After putting myself on a raw vegan diet for life-or-death purposes earlier this year, my nutritionist recommended I add some animal protein to keep my strength up, because even my clean plant-based protein with a full amino-acid profile wasn’t quite gonna cut it. Ideally, she wanted me to add some iron-rich red meat if my digestive system could handle it. Beef and lamb. Lamb was a bit too far of a leap, but beef I could maybe do. Meatballs I knew I could definitely do.

I started with wild-caught fish and organic pasture-raised eggs, a couple days a week. Slowly, I began to feel when my body craved animal protein. I ate the occasional meatball. I was fine—better than fine, truth be told. And then the other month, I read this. My meat cravings—and my health struggles—suddenly made perfect sense.

And since I began my own journey to healing, experimenting with this food and that, I’ve learned through extensive research and through my own health coach training that there isn’t necessarily one diet that’s the best diet for everyone. Different bodies have different needs. When it comes to food, “healthy” is relative and highly subjective, and can change as the tides of our lives ebb and flow.

So as much as I’d love to be a full-time, sustainable, eco-conscious vegan, it’s simply not the best way for me to thrive. And if I’m not thriving, I can’t be of service to others.

These days, when people inevitably ask what my diet is, and what type of restaurants are “kosher” with my latest eating habits, I don’t know what to say, and words sometimes stumble out of my mouth in a confusing jumble: Well, I’m mostly a vegan, often raw, but in the cold weather warm foods are better.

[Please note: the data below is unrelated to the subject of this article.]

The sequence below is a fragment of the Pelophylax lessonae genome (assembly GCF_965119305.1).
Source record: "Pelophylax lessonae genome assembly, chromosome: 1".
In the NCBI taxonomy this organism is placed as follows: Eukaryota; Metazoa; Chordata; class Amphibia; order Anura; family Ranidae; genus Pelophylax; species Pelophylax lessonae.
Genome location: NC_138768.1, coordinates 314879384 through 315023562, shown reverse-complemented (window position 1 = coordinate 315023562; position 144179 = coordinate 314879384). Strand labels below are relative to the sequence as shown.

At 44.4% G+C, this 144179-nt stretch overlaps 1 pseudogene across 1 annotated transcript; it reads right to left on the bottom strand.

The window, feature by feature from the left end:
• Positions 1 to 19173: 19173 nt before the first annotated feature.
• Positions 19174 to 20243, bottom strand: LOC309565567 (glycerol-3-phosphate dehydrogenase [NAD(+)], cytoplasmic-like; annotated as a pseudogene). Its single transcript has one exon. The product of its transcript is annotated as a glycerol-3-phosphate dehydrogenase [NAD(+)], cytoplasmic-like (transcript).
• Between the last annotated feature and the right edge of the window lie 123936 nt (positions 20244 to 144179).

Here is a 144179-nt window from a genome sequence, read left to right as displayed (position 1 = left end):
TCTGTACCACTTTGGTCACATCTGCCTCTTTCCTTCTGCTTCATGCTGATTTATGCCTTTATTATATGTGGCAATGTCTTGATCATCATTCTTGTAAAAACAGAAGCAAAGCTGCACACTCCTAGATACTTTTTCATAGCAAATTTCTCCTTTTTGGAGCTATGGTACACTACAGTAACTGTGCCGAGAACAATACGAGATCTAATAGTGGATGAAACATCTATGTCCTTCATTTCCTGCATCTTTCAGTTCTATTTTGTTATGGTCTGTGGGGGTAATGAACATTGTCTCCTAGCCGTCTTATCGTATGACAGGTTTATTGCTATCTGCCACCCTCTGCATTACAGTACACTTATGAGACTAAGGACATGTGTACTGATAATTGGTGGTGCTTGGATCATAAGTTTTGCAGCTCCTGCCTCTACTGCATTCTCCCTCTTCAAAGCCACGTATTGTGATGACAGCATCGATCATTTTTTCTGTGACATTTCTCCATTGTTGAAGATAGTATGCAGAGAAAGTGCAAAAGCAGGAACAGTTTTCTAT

Oh, but I do eat fish sometimes, so pescetarian, but I’m non-dairy, totally organic of course—when I’m at home anyway. Oh, and I do eat meatballs on occasion, only grass-fed organic of course. And I still do love cheese, so when I’m out I’ll eat that if it’s in something, so maybe paleo, very few grains.

I’m not technically gluten-free, I just don’t trust most of the overly-processed wheat products in this country, so maybe I should call myself Pegan—or “Palegan” as I’d prefer to call it because it’s more fun to say. But of course I love my dark chocolate, so uh…yeah. I don’t know. I guess I can eat almost anything these days. Pick a restaurant. I’ll be fine.

Here’s the real answer: I do my best to eat clean, whole foods and eat what feels best for my body. The vast majority of the time it’s vegan. But once or twice a month, I’m gonna eat my meatballs.

And here’s the real kicker: I now eat more mindfully and consciously than I ever have before.

~

Author: Amanda Kelly

Image: YouTube Still

Apprentice Editor: Christy Williams; Editor: Travis May

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Amanda Kelly Jan 30, 2018 8:05pm

Hi Maz, Just saw your comment, I appreciate your thoughtful reply. Thank you for taking the time to write such a well thought out response to my article and address my controversial use of the work vegan with compassion. I 100% understand now that using the word tongue-in-cheek went beyond just diet for many people. That said, we all make mistakes, and I don't think it really serves anyone (nor further the cause of veganism) to attack people who occasionally eat meat. So again, I appreciate your balanced reply. And listen, I know traditional Western doctors know nothing about nutrition. I'm talking about my functional medicine doctor and nutritionist who wanted me on all the supplements and natural treatments while I was battling cancer who told me to add some meat back in. And the fact is I'm still figuring out what works for me. I keep playing with eliminating animals but unfortunately do not feel good if I leave animal products out completely. I spent the first half of the month super fatigued and low-energy and brain foggy.... because I had eliminated animals from my diet to do a cleanse. Maybe I need to supplement more, but I already take a ton of mineral supplements in addition to vitamins and I still felt that way. Plus I do eat a wide variety of plants. So, finding my way back to veganism, if it ever happens, will take some time.